Both the dictionary and Elder Oaks show ambiguity between using homosexual to refer to thoughts or behaviors. Interpreting condemnations of homosexuality as condemnation of homosexual behavior rather than condemning a person is also inline with modern definitions. The usage of terminology within the church is standard English.

Avoiding using gay as a noun

With regards to using gay as a noun, Elder Oaks said:

We should refrain from using these words as nouns to identify particular conditions or specific persons. Our religious doctrine dictates this usage. It is wrong to use these words to denote a condition, because this implies that a person is consigned by birth to a circumstance in which he or she has no choice in respect to the critically important matter of sexual behavior.

The American Heritage Guide to Contemporary Usage and Style gives a similar warning against using gay as a noun:

Gay is often considered objectionable when used as a noun to refer to particular individuals, as in "There were two gays on the panel"; here phrasing such as "Two members of the panel were gay" should be used instead. [10]

According to the Gay & Lesbian Alliance Against Defamation (GLAAD) Media reference guide, many newspapers have also advised their newspaper writers to avoid using gay as a noun. [11] They cite the following examples:

New York Times:

Do not use gay as a singular noun. Gays, a plural noun, may be used only as a last resort, ordinarily in a hard-to-fit headline.

Washington Post:

When it is necessary to mention it, gay may be used as an adjective but not as a noun, except as a plural: gay man, gay woman, gay people, gays. Not a gay...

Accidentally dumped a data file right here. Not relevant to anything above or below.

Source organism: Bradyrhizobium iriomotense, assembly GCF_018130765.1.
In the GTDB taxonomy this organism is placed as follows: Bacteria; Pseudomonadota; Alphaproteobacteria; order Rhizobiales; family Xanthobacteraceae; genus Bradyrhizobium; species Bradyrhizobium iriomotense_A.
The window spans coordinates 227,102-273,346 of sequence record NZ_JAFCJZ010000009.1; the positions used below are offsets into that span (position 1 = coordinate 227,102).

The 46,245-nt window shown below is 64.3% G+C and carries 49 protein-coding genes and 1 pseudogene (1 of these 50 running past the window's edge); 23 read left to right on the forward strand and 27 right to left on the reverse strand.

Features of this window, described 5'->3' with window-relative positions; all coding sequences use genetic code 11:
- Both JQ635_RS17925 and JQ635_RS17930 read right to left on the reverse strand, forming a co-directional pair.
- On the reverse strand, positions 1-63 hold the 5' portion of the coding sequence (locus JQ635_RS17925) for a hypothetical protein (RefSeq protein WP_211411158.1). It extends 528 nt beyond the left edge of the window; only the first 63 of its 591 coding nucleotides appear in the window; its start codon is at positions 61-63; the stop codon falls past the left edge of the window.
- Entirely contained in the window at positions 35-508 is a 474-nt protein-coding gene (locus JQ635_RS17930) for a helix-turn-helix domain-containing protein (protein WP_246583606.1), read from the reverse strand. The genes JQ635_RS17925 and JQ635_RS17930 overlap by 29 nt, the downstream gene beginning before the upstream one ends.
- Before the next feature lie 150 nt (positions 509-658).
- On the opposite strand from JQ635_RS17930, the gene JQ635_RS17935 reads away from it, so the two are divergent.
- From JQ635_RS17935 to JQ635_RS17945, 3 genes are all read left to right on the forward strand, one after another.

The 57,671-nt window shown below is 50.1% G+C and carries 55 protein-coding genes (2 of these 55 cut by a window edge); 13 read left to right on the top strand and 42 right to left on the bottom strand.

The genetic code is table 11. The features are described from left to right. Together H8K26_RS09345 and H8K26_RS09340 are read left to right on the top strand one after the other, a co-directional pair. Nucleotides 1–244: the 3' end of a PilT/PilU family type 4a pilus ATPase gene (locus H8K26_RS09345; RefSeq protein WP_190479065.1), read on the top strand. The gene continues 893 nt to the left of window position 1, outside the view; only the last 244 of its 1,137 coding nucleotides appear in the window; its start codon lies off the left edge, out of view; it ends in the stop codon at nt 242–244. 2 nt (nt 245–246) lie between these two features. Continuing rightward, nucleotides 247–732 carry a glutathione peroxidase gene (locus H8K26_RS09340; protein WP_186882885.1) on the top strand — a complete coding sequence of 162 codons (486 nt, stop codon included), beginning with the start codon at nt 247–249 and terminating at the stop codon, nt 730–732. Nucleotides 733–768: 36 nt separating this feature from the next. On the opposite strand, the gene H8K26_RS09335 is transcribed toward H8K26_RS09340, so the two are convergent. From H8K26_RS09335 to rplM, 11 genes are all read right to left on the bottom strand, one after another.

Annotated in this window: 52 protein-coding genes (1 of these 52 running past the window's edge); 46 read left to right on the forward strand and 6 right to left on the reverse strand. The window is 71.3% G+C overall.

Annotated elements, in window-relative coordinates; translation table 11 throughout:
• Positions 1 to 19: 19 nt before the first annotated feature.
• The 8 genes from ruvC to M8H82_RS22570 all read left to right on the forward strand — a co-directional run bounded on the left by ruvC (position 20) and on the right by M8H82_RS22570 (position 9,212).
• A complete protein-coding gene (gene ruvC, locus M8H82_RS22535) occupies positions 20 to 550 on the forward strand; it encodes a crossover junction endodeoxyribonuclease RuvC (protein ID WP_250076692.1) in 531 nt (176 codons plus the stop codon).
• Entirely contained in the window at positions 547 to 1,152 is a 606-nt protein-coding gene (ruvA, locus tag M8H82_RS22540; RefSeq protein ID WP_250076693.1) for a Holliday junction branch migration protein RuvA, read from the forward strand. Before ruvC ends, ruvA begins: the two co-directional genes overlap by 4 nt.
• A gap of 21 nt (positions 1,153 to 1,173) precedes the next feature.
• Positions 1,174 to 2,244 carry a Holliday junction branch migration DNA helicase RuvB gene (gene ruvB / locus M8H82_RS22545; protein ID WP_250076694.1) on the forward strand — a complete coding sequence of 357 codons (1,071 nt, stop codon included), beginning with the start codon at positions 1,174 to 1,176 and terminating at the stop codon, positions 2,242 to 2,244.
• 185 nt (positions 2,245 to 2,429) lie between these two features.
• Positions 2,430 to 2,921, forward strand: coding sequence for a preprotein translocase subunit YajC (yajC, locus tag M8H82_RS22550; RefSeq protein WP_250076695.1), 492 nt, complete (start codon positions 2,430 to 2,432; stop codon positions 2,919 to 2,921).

Often, simply reporting the facts obviates the need for labels. Describing a slaying, for instance, should suffice without referring to it as a homosexual slaying. Ask yourself if you would use the term heterosexual slaying. In a recent story, a man "charged" that his former wife "was a lesbian" as if it were a slur, when simply alleging an affair between the ex-wife and the other woman would suffice.
Be wary of using homosexual as a noun. In certain contexts, it can be seen as a slur.

Notes


  1. The First Presidency and Council of the Twelve Apostles of The Church of Jesus Christ of Latter-day Saint, The Family: A Proclamation to the World (first presented 23 September 1995).
  2. [citation needed]
  3. Laumann, Edward O. , The Social Organization of Sexuality: Sexual Practices in the United States 299
  4. Dallin H. Oaks and Lance B. Wickman, "Same Gender Attraction," interview with Church Public Affairs (2006). off-site
  5. Dallin H. Oaks, "Same-Gender Attraction," Ensign (October 1995).
  6. "To The One," address given to twelve-stake fireside, Brigham Young University (5 March 1978); reprinted in Boyd K. Packer, That All May Be Edified (Bookcraft, 1982), pp. 186–200, emphasis added; italics in original. GL direct link
  7. Dallin H. Oaks, "Same-Gender Attraction," Ensign (October 1995), 9.
  8. "Orientation," American Psychological Association (last accessed 27 November 2010).
  9. Definition of Homosexuality, dictionary.reference.com, s.v. "homosexuality," (last accessed 27 November 2010).
  10. [American Heritage Guide to Contemporary Usage and Style (Houghton Mifflin Company, 2005), 201.
  11. Gay & Lesbian Alliance Against Defamation (GLAAD) Media reference guide (last accessed 27 November 2010).